Jennifer Ford and Ransom Myers followed the survival of wild salmon in five regions around the world (Ford and Myers 2008). They found that exposure to hatchery-bred populations greatly reduced their success. Wild populations experienced a reduction in abundance of more than 50%, seriously compromising their stocks.

In 2008 US Secretary of Commerce Carlos M. Gutierrez declared a commercial fishery failure for the west coast salmon due to historically low numbers triggered by environmental conditions (National Oceanic and Atmospheric Administration, 2008). Hundreds of thousands of Chinook salmon (Oncorhynchus tshawytscha) typically return to the Sacramento River every year to spawn. At the time of the collapse, scientists estimate that fewer than 60,000 adult Chinook made it back to the Sacramento River. The fishery was closed until it could recover.

By 2012 and following the fishery failure, scientists had found that only about 10 percent of Chinook salmon spawning in California’s Mokelumne River were wild stock. The wild fish had been ‘over-run’ by hungrier and faster growing hatchery fish and were now heading for extinction. Published in the journal, PLoS ONE (Johnson, et al. 2012), the study said that there were no longer enough wild fish to maintain the population.

A 2009 report from Oregon State University researchers found that steelhead trout (a close relative of salmon) were now so genetically impaired that they were unable to reproduce enough to survive (see Araki et al 2007). It was only the huge hatchery output of young fish that kept ‘topping-up’ the stocks and giving the impression that all was well.

We have been flooding the rivers and oceans with voracious, fast growing fish that rob wild stocks of food and deplete their numbers. But the hatchery fish depend on us to make up for their weaknesses and inability to maintain their own abundance.

This is fine for making money. But the day we close down a hatchery the salmon in that river may be lost forever. They aren’t natural; like chickens, we have “designed” them and they can no longer exist without our continuing involvement.

There may one day be a solution. A project carried out at the Norwegian School of Veterinary Science and the Institute of Marine Research looked at the use of sterile salmon in aquaculture to prevent the disastrous interbreeding of hatchery salmon and wild salmon. By producing triploid fish for the farms, escapees are thought to be rendered sterile. But disappointingly for the project, researchers found deformities and reduced temperature tolerance made the fish less suitable for farming. This solution is not just around the corner.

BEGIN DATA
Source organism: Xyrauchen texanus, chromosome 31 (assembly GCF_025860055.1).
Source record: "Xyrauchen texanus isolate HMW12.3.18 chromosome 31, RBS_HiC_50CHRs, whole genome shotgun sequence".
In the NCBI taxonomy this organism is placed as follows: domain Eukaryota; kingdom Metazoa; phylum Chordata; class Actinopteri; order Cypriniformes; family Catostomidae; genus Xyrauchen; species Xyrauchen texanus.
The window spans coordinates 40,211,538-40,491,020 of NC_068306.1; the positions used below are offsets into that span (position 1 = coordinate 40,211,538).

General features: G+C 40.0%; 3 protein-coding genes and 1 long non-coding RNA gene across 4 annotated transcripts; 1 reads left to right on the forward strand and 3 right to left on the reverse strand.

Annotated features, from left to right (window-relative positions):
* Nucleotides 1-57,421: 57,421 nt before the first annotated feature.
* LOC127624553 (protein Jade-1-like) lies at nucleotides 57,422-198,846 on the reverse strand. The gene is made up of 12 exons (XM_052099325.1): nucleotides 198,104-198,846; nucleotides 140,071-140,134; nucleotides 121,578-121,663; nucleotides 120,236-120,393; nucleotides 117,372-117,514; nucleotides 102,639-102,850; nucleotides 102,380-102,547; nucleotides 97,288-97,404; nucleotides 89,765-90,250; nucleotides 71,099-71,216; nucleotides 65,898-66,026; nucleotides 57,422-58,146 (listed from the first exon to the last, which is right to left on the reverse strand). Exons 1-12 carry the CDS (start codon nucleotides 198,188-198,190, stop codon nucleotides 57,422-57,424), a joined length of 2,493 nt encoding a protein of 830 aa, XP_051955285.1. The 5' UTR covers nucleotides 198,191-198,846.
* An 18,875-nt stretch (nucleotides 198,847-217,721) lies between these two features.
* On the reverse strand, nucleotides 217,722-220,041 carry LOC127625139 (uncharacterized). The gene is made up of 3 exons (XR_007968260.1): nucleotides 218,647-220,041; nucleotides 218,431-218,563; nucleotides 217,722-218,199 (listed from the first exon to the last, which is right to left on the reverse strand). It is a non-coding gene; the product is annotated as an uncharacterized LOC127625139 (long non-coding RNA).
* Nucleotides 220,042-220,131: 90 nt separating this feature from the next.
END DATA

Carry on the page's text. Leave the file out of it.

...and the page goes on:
And now what’s next for salmon?

The U.S. Food and Drug Administration (FDA) is reviewing the first genetically engineered (GE) animal for human consumption. And it’s a salmon. Produced by AquaBounty, this transgenic fish adds genetic material from a pacific Chinook salmon and an eelpout (Zoarces americanus) to cause Atlantic salmon to greatly overproduce its own growth hormones. The new fish will grow two to six times faster during winter than wild stock and be ready to harvest at an earlier age.

By November 2013, Canada had announced that it would support the export of AquaBounty’s GE eggs to Panama. The decision marked the first time any government had given the go-ahead to commercial scale production involving a GE food animal. The FDA has yet to rule on the GE fish.

To date AquaBounty has spent about $60 million trying to coax the FDA and public into accepting their product. Within the last year, supermarket chains including Whole Foods, Kroger, Safeway, Aldi, and Trader Joe’s have said they will not stock the GE salmon.

What we must keep in mind is that this animal has never existed before; it is new to the planet; we made it. We really have no idea of what it will do when we lift it off the ‘operating table’.

The FDA states that highly secure facilities will prevent GE salmon from escaping and affecting natural ecosystems. We are told that they won’t be able to breed because they are all going to be females; each and every one of them. The GE salmon will also be made infertile to prevent breeding with natural stock should some fish escape. (Actually it’s reportedly 99.7% infertile which means thousands of breeding fish out of the millions produced).

The future of the wild salmon stocks couldn’t be bleaker. Norway is losing half a million “designer” salmon a year from ‘secure’ farms, wild stocks in Europe and the US are collapsing, yet this new fish supposedly can’t escape and even if it does, none of the millions of fish AquaBounty produces will interbreed with wild fish.